Founded in August 2009, Human Rights in Ireland is a group academic blog with a focus on human rights issues in Ireland and on Irish scholarship about human rights theory, practice, law and politics more generally. The primary intention behind this blog is to provide an online arena for discussing issues arising in Ireland in relation to human rights. In addition to this, we cover Irish scholarship on human rights, and international and comparative developments.
The blog’s authors are academics, mostly lawyers, who are working either in Ireland or abroad and whose work relates broadly to human rights.
The Irish Yearbook of International Law was launched in 2006, at Iveagh House, Department of Foreign Affairs, by Mary Robinson. The Yearbook presents, on an annual basis, peer-reviewed academic articles and book reviews on general issues of international law. Beyond items of a general nature, designated Correspondents provide reports on: international law developments in Ireland; Irish practice in international fora and the European Union; and relations between the North and the South of Ireland. In addition, the Yearbook reproduces documents that reflect Irish practice on contemporary issues of international law.
Documents on Irish Foreign Policy is a project of the Royal Irish Academy, the Department of Foreign Affairs and the National Archives of Ireland and was established in 1997. The project publishes essential source material for anyone interested in the development of Irish foreign policy since 1919.
To facilitate teaching, study, dissemination and wider appreciation of international law, it has been our practice since 1930 to publish (with certain exceptions), the international agreements to which the State becomes a party in the Irish Treaty Series. The text of all treaties published in the Irish Treaty Series since 1998, and a limited number of selected treaties published in earlier years are available on this site.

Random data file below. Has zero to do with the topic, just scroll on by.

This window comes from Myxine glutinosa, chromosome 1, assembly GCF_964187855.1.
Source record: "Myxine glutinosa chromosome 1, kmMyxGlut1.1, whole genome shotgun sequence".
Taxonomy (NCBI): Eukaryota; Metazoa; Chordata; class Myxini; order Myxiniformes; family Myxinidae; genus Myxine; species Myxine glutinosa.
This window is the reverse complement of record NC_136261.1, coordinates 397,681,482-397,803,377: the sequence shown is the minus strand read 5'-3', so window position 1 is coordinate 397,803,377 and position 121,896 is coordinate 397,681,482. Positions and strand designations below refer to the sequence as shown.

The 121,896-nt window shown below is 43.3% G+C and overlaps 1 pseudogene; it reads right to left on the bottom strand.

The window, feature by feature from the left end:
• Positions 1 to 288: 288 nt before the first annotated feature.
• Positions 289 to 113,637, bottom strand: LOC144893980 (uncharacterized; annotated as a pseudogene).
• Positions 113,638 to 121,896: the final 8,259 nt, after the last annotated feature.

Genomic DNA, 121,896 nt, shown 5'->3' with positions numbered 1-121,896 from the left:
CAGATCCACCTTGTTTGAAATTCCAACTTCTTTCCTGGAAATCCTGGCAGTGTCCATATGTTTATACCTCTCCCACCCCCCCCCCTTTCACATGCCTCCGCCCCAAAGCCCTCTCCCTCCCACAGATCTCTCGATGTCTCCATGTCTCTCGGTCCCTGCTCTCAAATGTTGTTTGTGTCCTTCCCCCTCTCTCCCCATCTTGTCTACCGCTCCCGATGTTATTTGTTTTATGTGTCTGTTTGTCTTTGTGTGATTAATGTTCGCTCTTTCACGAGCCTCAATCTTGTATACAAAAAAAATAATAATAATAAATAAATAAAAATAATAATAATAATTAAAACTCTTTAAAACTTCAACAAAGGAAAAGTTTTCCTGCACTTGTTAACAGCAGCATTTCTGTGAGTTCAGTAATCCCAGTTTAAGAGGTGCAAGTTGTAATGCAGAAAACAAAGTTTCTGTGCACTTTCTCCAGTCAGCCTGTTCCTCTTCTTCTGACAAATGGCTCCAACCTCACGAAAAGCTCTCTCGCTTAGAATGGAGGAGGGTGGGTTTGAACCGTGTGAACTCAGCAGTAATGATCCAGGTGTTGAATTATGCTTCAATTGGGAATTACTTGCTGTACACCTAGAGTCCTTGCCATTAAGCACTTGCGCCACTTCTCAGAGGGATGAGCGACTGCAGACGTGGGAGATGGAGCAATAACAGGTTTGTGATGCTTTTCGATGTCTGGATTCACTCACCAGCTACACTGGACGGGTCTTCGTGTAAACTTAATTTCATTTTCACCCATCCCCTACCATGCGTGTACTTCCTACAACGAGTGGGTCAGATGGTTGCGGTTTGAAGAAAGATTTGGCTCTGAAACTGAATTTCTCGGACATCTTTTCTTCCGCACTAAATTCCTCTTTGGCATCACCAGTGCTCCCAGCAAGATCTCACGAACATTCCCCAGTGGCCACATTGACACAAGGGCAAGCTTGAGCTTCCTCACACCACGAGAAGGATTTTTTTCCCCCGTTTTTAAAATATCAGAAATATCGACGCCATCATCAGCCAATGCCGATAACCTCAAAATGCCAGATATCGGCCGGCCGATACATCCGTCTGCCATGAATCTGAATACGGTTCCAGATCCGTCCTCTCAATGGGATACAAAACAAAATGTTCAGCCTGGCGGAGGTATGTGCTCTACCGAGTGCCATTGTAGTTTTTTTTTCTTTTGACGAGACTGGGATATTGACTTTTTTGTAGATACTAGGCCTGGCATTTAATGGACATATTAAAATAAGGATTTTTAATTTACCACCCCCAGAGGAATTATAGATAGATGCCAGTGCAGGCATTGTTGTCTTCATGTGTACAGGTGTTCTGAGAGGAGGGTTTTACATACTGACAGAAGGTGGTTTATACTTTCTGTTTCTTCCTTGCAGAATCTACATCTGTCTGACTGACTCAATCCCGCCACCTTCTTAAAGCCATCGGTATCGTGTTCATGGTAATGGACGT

In the absence of a treaty governing relations between two or more states on a particular topic, what is important is evidence of the existence of consensus among states as to what the law should be - in other words, state practice combined with a recognition that a certain practice is obligatory. If sufficiently widespread and consistent, such practice and consensus may constitute customary international law.
Evidence of custom may be found among the following sources:
- United Nations General Assembly resolutions
- statements by governments
- comments by governments on drafts produced by the International Law Commission
- opinions of official legal advisers
- decisions of national and international courts
- diplomatic correspondence
However, as with all matters of evidence, the weight which can be given to a particular statement varies greatly depending on the circumstances in which it was made.